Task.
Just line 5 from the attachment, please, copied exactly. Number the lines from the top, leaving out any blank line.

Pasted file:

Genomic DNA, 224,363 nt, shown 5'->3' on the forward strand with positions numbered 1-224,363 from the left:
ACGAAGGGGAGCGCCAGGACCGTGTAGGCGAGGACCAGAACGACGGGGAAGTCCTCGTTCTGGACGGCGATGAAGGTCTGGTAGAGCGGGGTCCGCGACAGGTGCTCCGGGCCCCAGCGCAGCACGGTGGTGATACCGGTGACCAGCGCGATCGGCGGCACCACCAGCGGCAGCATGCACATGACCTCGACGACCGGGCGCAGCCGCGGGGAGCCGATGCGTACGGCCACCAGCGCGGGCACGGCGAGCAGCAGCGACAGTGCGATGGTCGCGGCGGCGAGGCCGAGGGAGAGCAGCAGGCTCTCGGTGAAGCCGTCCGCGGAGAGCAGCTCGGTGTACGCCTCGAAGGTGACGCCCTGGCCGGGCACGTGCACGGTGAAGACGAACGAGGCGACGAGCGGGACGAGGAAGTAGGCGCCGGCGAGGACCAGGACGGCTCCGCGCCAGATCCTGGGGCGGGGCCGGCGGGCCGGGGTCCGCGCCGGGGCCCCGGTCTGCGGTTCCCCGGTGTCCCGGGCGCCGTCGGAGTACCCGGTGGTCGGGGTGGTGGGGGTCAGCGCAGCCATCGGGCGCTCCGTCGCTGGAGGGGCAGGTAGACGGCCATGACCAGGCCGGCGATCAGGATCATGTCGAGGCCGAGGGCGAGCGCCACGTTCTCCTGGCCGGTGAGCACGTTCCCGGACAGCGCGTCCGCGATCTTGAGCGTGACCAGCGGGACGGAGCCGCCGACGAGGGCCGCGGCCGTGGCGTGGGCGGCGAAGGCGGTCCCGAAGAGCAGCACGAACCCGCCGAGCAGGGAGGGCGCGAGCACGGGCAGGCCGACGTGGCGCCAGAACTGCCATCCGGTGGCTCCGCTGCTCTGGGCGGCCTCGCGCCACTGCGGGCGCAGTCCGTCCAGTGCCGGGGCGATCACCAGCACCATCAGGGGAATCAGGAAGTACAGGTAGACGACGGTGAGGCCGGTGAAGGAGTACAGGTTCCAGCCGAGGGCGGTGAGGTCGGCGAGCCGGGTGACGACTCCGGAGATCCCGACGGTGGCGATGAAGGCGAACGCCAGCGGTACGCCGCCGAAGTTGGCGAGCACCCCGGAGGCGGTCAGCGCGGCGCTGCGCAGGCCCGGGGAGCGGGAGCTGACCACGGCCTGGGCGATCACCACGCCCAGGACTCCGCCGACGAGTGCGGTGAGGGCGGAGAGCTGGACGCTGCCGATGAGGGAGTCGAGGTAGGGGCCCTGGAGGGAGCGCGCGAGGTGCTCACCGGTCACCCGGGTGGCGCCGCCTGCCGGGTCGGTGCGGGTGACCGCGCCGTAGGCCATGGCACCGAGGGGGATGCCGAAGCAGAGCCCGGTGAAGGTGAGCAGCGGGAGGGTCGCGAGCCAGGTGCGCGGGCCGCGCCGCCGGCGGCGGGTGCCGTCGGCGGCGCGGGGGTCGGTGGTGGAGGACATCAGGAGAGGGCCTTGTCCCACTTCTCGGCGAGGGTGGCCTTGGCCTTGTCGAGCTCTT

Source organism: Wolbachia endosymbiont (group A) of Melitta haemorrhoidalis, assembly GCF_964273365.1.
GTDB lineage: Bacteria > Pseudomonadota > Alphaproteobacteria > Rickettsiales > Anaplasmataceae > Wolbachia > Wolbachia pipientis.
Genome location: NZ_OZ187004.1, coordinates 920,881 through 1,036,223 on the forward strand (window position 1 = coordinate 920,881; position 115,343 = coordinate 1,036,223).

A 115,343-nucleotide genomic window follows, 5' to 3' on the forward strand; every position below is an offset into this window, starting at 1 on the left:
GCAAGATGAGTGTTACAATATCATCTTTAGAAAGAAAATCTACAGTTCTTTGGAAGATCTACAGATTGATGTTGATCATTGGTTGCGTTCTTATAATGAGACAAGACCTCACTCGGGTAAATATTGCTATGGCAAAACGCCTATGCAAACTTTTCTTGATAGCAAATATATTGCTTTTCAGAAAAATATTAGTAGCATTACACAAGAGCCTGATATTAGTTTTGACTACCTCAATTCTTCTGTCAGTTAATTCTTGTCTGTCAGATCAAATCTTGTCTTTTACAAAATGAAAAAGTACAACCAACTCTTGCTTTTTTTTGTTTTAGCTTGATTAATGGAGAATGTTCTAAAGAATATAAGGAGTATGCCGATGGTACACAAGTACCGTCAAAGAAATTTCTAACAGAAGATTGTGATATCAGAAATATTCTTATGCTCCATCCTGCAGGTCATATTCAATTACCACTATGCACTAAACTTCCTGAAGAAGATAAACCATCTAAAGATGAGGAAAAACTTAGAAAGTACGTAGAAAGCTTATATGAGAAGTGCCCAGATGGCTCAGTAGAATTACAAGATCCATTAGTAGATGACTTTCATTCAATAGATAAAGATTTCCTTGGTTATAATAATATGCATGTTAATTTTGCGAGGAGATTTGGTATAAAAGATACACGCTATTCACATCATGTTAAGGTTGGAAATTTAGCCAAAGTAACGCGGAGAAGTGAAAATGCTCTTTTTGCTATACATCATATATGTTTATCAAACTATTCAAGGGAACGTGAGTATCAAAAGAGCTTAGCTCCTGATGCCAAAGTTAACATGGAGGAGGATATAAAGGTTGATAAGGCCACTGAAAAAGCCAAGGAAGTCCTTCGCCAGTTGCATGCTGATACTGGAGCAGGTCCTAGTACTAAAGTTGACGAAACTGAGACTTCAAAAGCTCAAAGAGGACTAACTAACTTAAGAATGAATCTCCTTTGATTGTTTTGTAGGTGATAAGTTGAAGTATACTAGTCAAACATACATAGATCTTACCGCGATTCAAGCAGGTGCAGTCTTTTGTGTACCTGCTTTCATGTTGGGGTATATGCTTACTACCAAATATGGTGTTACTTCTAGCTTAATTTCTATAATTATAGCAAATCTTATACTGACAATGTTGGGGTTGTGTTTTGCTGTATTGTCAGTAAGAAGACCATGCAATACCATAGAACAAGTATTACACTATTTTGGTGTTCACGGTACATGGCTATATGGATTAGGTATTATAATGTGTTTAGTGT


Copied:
Genome location: NZ_OZ187004.1, coordinates 920,881 through 1,036,223 on the forward strand (window position 1 = coordinate 920,881; position 115,343 = coordinate 1,036,223).